Republican Commissioners Bill Gallagher, Travis Kavulla, and Brad Molnar continued the very important work of attacking each other and trading ethics violations allegations at today’s Public Service Commission meeting. Once again, a work session was called by Commissioner Gallagher to discuss “whether Commissioner Kavulla’s trip to Las Vegas to meet with utility investors may have been in violation of PSC rules or other applicable rules.”
In today’s continuance of a previous work session, Commissioner Kavulla presented a memo answering the questions he deemed relevant to Commissioner Gallagher’s concerns about the trip. Following another contentious debate and an accusation by Commissioner Molnar that the PSC was “breaking the law” by voting, Kavulla’s questions were accepted on a 3-2 vote.
I honestly don’t think there is much to the allegations being raised by Gallagher and Molnar; they strike me as nothing more than an attempt to get back at Kavulla for the battle over the chairmanship. I’m not convinced that visiting with utility investors is an appropriate trip for a PSC commissioner to take, but there’s little evidence that the speaking engagement violated the law or PSC rules.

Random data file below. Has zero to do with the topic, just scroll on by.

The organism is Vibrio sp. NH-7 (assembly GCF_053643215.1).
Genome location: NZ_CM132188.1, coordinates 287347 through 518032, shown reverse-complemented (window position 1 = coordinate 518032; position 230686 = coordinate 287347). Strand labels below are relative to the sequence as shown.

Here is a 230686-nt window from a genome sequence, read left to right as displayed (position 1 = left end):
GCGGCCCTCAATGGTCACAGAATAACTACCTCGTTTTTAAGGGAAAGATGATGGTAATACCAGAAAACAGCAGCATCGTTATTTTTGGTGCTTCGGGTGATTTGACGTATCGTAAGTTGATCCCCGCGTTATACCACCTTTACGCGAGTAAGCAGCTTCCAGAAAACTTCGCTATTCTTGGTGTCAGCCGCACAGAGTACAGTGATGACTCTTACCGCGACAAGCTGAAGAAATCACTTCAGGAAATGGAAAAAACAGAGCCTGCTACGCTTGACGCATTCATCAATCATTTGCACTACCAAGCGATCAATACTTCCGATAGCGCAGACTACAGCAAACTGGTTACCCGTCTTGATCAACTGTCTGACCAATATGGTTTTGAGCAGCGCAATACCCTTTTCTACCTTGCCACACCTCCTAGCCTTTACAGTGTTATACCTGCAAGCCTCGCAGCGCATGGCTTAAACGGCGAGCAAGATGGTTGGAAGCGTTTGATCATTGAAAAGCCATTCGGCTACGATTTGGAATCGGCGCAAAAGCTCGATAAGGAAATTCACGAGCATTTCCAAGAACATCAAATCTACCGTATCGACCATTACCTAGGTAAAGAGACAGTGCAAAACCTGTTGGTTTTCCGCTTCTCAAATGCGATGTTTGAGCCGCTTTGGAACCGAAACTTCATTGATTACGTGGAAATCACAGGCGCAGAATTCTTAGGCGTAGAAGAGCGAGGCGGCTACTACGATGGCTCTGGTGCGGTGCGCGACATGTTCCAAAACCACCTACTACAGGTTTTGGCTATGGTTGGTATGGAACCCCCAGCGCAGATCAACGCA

That being said, voters deserve to know about these competing claims—and the press should cover them.
The media’s in a hard spot here, I realize. Gallagher is making a series of allegations without much substantiation, but the continued infighting is newsworthy, as is Gallagher’s choice to spend this much PSC time pursuing Commissioner Kavulla. Commissioner Kavulla referred to the ongoing work sessions “attempts to obstruct [the PSC] and defame a member of the Commission.” Even conceding that this claim slipped into the hyperbolic, repeated, ongoing accusations by and about public officials of law breaking, obstruction and defamation deserve coverage.